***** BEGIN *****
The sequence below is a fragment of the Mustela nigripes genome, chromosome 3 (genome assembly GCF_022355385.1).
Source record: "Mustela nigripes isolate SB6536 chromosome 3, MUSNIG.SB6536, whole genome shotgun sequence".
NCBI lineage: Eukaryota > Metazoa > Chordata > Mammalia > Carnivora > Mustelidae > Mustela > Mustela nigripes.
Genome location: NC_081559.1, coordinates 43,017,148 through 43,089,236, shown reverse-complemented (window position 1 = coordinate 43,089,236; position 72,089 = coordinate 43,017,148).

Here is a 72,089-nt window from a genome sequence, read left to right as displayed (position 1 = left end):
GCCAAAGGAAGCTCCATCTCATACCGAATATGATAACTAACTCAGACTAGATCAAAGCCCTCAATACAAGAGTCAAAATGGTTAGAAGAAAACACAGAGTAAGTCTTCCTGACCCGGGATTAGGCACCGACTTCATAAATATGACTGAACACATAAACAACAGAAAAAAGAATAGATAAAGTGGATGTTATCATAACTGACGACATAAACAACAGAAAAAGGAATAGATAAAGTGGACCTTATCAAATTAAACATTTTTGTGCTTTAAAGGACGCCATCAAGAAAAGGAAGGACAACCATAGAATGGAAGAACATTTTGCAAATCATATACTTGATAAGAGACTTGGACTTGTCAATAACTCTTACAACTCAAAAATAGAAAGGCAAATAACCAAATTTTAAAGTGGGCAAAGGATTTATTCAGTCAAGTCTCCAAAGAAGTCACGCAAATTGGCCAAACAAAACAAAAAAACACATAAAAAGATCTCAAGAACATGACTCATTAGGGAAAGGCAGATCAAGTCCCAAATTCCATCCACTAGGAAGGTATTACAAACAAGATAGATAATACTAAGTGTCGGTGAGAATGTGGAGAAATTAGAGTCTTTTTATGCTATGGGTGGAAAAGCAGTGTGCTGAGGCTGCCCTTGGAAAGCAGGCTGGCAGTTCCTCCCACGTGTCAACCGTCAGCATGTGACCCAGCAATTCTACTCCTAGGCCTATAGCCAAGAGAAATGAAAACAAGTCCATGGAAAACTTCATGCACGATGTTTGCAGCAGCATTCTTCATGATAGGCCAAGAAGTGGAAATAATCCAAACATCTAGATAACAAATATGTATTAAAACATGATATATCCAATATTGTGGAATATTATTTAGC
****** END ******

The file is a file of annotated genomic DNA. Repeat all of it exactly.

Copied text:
The sequence below is a fragment of the Mustela nigripes genome, chromosome 3 (genome assembly GCF_022355385.1).
Source record: "Mustela nigripes isolate SB6536 chromosome 3, MUSNIG.SB6536, whole genome shotgun sequence".
NCBI lineage: Eukaryota > Metazoa > Chordata > Mammalia > Carnivora > Mustelidae > Mustela > Mustela nigripes.
Genome location: NC_081559.1, coordinates 43,017,148 through 43,089,236, shown reverse-complemented (window position 1 = coordinate 43,089,236; position 72,089 = coordinate 43,017,148).

Here is a 72,089-nt window from a genome sequence, read left to right as displayed (position 1 = left end):
GCCAAAGGAAGCTCCATCTCATACCGAATATGATAACTAACTCAGACTAGATCAAAGCCCTCAATACAAGAGTCAAAATGGTTAGAAGAAAACACAGAGTAAGTCTTCCTGACCCGGGATTAGGCACCGACTTCATAAATATGACTGAACACATAAACAACAGAAAAAAGAATAGATAAAGTGGATGTTATCATAACTGACGACATAAACAACAGAAAAAGGAATAGATAAAGTGGACCTTATCAAATTAAACATTTTTGTGCTTTAAAGGACGCCATCAAGAAAAGGAAGGACAACCATAGAATGGAAGAACATTTTGCAAATCATATACTTGATAAGAGACTTGGACTTGTCAATAACTCTTACAACTCAAAAATAGAAAGGCAAATAACCAAATTTTAAAGTGGGCAAAGGATTTATTCAGTCAAGTCTCCAAAGAAGTCACGCAAATTGGCCAAACAAAACAAAAAAACACATAAAAAGATCTCAAGAACATGACTCATTAGGGAAAGGCAGATCAAGTCCCAAATTCCATCCACTAGGAAGGTATTACAAACAAGATAGATAATACTAAGTGTCGGTGAGAATGTGGAGAAATTAGAGTCTTTTTATGCTATGGGTGGAAAAGCAGTGTGCTGAGGCTGCCCTTGGAAAGCAGGCTGGCAGTTCCTCCCACGTGTCAACCGTCAGCATGTGACCCAGCAATTCTACTCCTAGGCCTATAGCCAAGAGAAATGAAAACAAGTCCATGGAAAACTTCATGCACGATGTTTGCAGCAGCATTCTTCATGATAGGCCAAGAAGTGGAAATAATCCAAACATCTAGATAACAAATATGTATTAAAACATGATATATCCAATATTGTGGAATATTATTTAGC